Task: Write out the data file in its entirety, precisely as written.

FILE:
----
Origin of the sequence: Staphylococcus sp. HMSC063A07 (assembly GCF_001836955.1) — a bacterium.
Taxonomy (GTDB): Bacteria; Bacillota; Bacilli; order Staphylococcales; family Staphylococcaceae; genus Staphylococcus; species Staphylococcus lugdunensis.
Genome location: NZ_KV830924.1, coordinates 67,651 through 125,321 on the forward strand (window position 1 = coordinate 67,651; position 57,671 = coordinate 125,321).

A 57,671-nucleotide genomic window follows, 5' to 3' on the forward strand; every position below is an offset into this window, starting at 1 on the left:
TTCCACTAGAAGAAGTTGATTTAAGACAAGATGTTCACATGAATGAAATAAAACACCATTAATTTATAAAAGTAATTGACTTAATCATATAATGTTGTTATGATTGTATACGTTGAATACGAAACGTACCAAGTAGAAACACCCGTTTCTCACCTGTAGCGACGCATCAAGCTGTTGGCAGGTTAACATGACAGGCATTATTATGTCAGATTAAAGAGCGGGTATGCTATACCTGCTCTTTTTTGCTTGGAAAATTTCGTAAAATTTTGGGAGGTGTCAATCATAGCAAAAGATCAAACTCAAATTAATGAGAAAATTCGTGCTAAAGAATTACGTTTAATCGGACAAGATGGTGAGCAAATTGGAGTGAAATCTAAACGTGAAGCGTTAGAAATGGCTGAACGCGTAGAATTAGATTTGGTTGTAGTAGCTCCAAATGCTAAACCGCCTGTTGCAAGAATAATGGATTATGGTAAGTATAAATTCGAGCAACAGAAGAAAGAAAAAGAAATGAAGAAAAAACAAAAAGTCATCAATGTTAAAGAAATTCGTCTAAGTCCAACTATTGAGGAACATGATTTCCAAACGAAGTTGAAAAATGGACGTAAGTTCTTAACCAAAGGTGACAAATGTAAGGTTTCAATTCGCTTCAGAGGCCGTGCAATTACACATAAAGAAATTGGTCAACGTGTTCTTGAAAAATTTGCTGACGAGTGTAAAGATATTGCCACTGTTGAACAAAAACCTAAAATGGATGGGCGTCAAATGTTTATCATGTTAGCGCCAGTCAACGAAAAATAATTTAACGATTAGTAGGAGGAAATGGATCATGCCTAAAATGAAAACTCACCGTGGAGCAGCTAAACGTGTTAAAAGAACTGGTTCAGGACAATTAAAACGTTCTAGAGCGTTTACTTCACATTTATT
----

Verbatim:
Origin of the sequence: Staphylococcus sp. HMSC063A07 (assembly GCF_001836955.1) — a bacterium.
Taxonomy (GTDB): Bacteria; Bacillota; Bacilli; order Staphylococcales; family Staphylococcaceae; genus Staphylococcus; species Staphylococcus lugdunensis.
Genome location: NZ_KV830924.1, coordinates 67,651 through 125,321 on the forward strand (window position 1 = coordinate 67,651; position 57,671 = coordinate 125,321).

A 57,671-nucleotide genomic window follows, 5' to 3' on the forward strand; every position below is an offset into this window, starting at 1 on the left:
TTCCACTAGAAGAAGTTGATTTAAGACAAGATGTTCACATGAATGAAATAAAACACCATTAATTTATAAAAGTAATTGACTTAATCATATAATGTTGTTATGATTGTATACGTTGAATACGAAACGTACCAAGTAGAAACACCCGTTTCTCACCTGTAGCGACGCATCAAGCTGTTGGCAGGTTAACATGACAGGCATTATTATGTCAGATTAAAGAGCGGGTATGCTATACCTGCTCTTTTTTGCTTGGAAAATTTCGTAAAATTTTGGGAGGTGTCAATCATAGCAAAAGATCAAACTCAAATTAATGAGAAAATTCGTGCTAAAGAATTACGTTTAATCGGACAAGATGGTGAGCAAATTGGAGTGAAATCTAAACGTGAAGCGTTAGAAATGGCTGAACGCGTAGAATTAGATTTGGTTGTAGTAGCTCCAAATGCTAAACCGCCTGTTGCAAGAATAATGGATTATGGTAAGTATAAATTCGAGCAACAGAAGAAAGAAAAAGAAATGAAGAAAAAACAAAAAGTCATCAATGTTAAAGAAATTCGTCTAAGTCCAACTATTGAGGAACATGATTTCCAAACGAAGTTGAAAAATGGACGTAAGTTCTTAACCAAAGGTGACAAATGTAAGGTTTCAATTCGCTTCAGAGGCCGTGCAATTACACATAAAGAAATTGGTCAACGTGTTCTTGAAAAATTTGCTGACGAGTGTAAAGATATTGCCACTGTTGAACAAAAACCTAAAATGGATGGGCGTCAAATGTTTATCATGTTAGCGCCAGTCAACGAAAAATAATTTAACGATTAGTAGGAGGAAATGGATCATGCCTAAAATGAAAACTCACCGTGGAGCAGCTAAACGTGTTAAAAGAACTGGTTCAGGACAATTAAAACGTTCTAGAGCGTTTACTTCACATTTATT